It has been demonstrated, both clinically and in natural settings, that dogs and cats are susceptible to H5N1. Different animals have actively shed virus to one degree or another; in the case of one lab experiment on dogs it was quite significant.
I raise Chesapeake Bay Retrievers, I call them my four legged children, when I'm not calling them The Four Horsemen of the Apocalypse, but whatever I am calling them, I love them dearly. I have studied the disease implications for them in regards to H5N1, and I have formulated a course of action, as well as stocked an emergency supply of their "stuff".
There are things we can do to protect our beloved pets from H5N1, it all starts with educating ourselves, and that I have certainly done. But today I found a very disturbing piece of information, although I will stress that the information has not been scientifically scrutinized, it is deeply concerning none the less. It doesn't have to do with PanFlu or H5N1, but another deadly disease….
Deadly bacterial infections have been on the rise in recent years as some microbes are gaining resistance to existing antibiotics. These superbugs, as researchers call them, once were seen as a problem mostly in hospitals, but lately the resistant infections also are cropping up more and more outside hospitals.
Now, scientists have begun to suspect that pets could be at least partly to blame.
Methicillin-resistant Staphylococcus aureus (MRSA) can be fatal in humans and has proven particularly virulent. The superbug can live on the skin or nose of a person or pet and not produce symptoms, researchers say. But when it enters a wound, any wound, it can create serious infection that often resists multiple types of antibiotics.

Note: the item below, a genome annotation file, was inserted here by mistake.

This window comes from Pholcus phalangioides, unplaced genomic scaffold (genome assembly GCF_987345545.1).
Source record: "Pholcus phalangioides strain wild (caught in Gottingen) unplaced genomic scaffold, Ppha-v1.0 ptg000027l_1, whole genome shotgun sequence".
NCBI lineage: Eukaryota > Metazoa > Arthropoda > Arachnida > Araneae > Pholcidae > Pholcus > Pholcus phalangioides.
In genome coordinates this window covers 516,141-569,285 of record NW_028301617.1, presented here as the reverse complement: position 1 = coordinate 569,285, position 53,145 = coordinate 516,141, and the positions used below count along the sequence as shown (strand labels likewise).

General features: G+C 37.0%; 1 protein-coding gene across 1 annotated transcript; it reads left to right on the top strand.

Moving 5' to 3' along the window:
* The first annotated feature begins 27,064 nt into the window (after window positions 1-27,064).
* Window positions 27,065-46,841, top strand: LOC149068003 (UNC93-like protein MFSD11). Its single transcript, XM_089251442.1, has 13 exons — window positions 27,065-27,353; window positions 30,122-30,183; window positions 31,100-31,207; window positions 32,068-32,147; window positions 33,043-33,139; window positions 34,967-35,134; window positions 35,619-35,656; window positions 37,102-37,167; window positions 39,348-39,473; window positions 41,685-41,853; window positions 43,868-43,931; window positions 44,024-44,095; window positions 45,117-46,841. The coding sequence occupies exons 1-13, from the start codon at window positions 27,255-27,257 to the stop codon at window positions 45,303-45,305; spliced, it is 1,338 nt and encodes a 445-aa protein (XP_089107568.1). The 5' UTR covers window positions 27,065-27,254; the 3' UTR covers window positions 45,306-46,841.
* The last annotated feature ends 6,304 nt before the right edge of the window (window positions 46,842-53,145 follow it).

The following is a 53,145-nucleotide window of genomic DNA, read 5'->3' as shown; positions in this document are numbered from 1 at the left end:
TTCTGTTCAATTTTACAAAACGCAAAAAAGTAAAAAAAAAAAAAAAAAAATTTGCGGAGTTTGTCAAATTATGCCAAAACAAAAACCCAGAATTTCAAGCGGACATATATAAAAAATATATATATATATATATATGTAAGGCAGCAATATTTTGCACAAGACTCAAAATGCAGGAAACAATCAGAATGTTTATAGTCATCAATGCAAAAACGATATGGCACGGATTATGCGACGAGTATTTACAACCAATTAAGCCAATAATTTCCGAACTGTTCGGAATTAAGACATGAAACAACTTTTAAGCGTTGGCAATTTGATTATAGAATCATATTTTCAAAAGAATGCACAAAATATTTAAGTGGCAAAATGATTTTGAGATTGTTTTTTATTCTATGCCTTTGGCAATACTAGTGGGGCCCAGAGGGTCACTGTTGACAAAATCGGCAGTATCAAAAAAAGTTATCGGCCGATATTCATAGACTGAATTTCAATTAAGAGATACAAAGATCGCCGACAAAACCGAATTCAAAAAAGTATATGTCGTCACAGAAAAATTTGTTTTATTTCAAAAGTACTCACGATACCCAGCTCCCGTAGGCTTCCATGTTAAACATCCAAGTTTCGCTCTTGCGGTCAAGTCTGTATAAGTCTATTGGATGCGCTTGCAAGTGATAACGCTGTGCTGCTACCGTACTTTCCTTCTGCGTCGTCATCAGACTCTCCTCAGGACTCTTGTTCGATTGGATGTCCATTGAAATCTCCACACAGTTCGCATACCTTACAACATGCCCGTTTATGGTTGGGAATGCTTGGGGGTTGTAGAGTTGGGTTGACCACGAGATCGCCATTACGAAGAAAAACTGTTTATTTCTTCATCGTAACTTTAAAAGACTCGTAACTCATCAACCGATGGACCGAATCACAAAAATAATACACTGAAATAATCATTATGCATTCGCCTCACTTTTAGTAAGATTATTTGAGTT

In 1974, MRSA infections accounted for 2 percent of the total number of staphylococcal infections. By 2004, that figure was 63 percent, according to the Centers for Disease Control.
"We used to think of these antibiotic-resistant infections as a healthcare issue that appeared in post-operative or long-term patients," said Stephanie Kottler, a veterinarian at the University of Missouri-Columbia Veterinary Medical Teaching Hospital. "However, we have been seeing more of these infections that have been acquired throughout the general population, or 'community acquired' infections. It's important to know what environmental factors might be encouraging or prolonging these infections."
While evidence that points to pets helping to infect humans is so far slim, Kottler and University of Missouri-Columbia colleagues Leah Cohn and John Middleton announced today they will study the issue, which is hinted at in some previous research.
"There are multiple case reports of humans with infection with MRSA when the household pet was also found to have MRSA," Cohn told LiveScience. "Sometimes, the human infection could not be successfully eradicated until the animal was also treated."
Studies have been relatively small and somewhat inconclusive, however.
For instance, a small 2005 British study of a vet facility, detailed in the journal Emerging Infectious Diseases, "suggests that dogs can act as reservoirs of MRSA, which can pose a public health risk to owners and veterinary staff."
A 2003 report in the journal Clinical Infectious Diseases found that two dog owners who suffered persistent MRSA infections relapsed every time they returned home from the hospital. The dog was found to carry the same strain of MSRA, but the researchers could not determine whether the dog initially acquired the infection from the humans or the other way around.
I had a young cousin die from MRSA, it was so rapid that the doctors didn't even have a chance to test for it. While I am not considering getting rid of "my children" I will be even more careful of their interactions with other dogs, something that I am already very careful after the "Dog Flu" surfaced.
As bad as an H5N1 infection is, it is more treatable than some of the MRSA infections.